Learn step-by-step how to write a good resume—that is, a resume with the right format, the right templates, the right sections, and the right information that will impress recruiters and help get you hired. Our “how to write a resume” guide will even show you how to write a resume with no job experience.

How to Write a Resume in 7 Steps?

Figuring out how to write a resume can seem intimidating, but with our step-by-step guide, you’ll gain the knowledge and the confidence you need to write a resume that will impress recruiters and hiring managers alike. We’ll guide you through each stage of the process, from choosing the right resume template and format to writing the five key resume sections: Contact Info, Summary Statement, Skills, Work Experience, and Education and Training. By following the expert tips and advice in this guide, you’ll understand how to write a resume that boosts your chances of landing more interviews—and ultimately getting the great job you deserve!

Choose a Resume Format:

When it comes to writing a great resume, you have three format options: chronological, functional, or the combination format: a resume that combines the other two styles. Chronological resumes highlight your work experience in order, most recent first. Functional resumes focus on your skills, while downplaying chronology. Combination resumes include a skills section and a chronological listing of work history. Choosing the right format depends on your strengths and your experience.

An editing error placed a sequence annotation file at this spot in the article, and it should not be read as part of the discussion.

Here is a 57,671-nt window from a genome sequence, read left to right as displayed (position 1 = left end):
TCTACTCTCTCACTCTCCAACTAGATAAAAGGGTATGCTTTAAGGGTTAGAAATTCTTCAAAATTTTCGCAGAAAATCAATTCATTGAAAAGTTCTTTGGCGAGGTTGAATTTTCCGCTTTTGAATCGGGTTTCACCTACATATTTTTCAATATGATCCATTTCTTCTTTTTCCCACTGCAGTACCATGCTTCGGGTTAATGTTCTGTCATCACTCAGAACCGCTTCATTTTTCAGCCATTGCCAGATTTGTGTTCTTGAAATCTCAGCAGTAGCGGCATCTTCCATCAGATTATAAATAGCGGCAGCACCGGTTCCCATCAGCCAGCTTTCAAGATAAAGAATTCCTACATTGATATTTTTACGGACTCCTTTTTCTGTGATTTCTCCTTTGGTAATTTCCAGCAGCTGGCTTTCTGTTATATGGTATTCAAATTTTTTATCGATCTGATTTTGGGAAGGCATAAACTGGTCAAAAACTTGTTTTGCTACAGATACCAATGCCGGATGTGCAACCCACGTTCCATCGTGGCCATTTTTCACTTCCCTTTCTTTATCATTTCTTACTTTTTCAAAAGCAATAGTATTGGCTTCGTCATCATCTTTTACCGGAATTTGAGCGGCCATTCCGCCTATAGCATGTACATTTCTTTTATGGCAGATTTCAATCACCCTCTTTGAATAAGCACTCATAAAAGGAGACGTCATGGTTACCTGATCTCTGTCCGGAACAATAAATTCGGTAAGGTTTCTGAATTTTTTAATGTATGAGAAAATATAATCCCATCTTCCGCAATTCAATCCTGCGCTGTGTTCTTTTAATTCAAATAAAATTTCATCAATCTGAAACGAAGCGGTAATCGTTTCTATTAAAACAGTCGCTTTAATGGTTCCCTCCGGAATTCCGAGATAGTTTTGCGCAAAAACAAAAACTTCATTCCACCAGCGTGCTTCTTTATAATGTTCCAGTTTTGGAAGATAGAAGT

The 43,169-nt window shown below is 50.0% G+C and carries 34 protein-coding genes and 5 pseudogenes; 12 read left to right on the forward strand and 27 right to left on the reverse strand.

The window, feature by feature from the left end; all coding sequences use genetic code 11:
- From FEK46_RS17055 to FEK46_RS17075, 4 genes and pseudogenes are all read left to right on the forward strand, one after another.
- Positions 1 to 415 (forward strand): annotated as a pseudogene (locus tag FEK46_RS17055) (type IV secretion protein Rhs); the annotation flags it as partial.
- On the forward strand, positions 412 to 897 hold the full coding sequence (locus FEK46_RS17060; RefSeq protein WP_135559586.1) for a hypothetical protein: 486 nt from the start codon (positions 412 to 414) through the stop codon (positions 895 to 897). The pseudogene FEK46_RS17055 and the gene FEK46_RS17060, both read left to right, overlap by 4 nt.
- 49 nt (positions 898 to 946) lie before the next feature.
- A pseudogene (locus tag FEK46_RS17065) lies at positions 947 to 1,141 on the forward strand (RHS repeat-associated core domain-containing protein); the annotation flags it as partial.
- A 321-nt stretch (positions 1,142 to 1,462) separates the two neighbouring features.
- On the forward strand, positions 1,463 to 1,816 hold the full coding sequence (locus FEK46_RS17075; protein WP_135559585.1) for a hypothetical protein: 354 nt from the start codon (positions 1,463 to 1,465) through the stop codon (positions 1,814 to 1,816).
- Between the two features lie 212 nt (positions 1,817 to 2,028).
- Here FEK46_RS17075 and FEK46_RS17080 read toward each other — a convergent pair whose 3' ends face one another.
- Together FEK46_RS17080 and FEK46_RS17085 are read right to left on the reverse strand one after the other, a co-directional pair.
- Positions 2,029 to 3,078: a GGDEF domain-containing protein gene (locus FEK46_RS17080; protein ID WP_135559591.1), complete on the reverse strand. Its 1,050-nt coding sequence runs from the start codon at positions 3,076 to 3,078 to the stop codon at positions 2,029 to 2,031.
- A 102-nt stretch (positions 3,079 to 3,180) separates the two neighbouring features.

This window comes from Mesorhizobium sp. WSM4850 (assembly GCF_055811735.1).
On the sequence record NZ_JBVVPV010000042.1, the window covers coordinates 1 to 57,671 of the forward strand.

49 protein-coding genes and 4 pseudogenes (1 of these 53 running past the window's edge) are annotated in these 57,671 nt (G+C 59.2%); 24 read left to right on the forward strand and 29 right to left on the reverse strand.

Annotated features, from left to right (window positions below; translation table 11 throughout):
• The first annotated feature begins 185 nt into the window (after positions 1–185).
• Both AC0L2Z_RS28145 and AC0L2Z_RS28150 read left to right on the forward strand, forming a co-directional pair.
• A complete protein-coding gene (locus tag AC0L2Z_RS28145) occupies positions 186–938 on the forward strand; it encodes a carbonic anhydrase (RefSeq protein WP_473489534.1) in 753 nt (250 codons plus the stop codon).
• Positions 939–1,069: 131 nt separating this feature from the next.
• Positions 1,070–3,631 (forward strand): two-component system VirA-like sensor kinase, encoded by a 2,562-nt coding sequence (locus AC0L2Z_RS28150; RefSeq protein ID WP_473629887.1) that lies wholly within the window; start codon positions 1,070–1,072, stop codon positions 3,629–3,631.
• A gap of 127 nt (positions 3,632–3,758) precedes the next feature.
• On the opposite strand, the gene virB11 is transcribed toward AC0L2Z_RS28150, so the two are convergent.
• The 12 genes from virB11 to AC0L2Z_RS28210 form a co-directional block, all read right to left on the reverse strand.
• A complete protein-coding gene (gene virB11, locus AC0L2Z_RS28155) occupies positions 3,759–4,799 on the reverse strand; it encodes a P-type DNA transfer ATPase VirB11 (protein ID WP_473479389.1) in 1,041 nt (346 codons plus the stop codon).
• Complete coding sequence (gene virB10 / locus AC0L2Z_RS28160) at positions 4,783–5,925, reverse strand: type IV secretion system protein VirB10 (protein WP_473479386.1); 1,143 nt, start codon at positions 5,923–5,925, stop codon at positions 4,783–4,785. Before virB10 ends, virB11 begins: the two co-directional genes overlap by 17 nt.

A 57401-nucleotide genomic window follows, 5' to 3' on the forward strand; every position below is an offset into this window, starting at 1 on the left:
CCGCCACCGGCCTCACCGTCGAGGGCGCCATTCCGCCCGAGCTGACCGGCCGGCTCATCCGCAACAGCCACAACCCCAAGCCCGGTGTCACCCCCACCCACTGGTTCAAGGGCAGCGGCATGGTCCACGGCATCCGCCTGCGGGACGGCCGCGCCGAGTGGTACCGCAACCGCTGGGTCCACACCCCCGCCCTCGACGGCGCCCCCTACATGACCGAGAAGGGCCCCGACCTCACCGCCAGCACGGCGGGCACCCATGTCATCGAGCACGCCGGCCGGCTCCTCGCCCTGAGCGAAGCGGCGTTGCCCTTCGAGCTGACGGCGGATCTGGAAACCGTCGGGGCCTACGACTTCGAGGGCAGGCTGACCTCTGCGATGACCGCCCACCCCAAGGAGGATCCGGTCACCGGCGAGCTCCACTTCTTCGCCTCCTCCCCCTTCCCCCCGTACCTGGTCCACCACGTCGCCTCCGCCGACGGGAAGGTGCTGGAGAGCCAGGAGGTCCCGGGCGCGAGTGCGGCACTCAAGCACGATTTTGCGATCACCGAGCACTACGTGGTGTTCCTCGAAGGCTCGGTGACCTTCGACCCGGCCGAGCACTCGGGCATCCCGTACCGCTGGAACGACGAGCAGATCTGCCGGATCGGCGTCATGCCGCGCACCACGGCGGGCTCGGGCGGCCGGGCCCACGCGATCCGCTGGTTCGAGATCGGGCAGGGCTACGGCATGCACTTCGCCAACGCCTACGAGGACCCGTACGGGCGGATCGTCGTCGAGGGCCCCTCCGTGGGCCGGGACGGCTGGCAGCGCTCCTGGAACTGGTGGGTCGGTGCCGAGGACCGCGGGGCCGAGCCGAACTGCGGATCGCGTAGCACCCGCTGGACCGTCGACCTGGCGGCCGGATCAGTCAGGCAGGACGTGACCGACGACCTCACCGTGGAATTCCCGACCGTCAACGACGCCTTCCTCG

Choose a Resume Template:

When choosing a template, consider elements like font choice, font size, page margins, color choices, and different kinds of layouts, such as a single column or multiple columns. The template you select may depend on your level of experience, the type of job you’re applying for, and the professional story you want to tell.

Use Resume Examples:

To learn how to write a resume, it helps to look at successful and proven examples. You’ll get great ideas from our professionally-written resume examples for dozens of the most commonly-sought jobs in the most popular industries, including valuable industry keywords that you can use in creating your own job-winning resume.

Spruce Up Your Resume:

By using job-specific keywords, compelling action verbs and phrases, and specific, quantifiable accomplishments, you’ll take your resume to the next level. Our pre-written text suggestions make it easier than ever to add professional-quality content to your resume with just one click.

Start Your Resume:

Use the tips in this how to write a resume guide to get a feel for how your resume should read. Then, use our award-winning resume builder to create your resume section by section, with help from our expert tips and pre-written, job-specific suggested text.

Spell Check:

Employers and recruiters see a lot of resumes every single day—and even one resume mistake can take you out of the running for the job you’re pursuing. That’s why it’s essential to carefully check your resume for spelling and grammatical mistakes—not once, but multiple times.

Personalize Your Resume:

Sending the same resume to each job you apply for may seem like a time-saver, but it won’t get you the best offer. Customizing your resume for each application will dramatically improve your chances of getting through the automated tracking system many employers use, being called for interviews, and landing the job.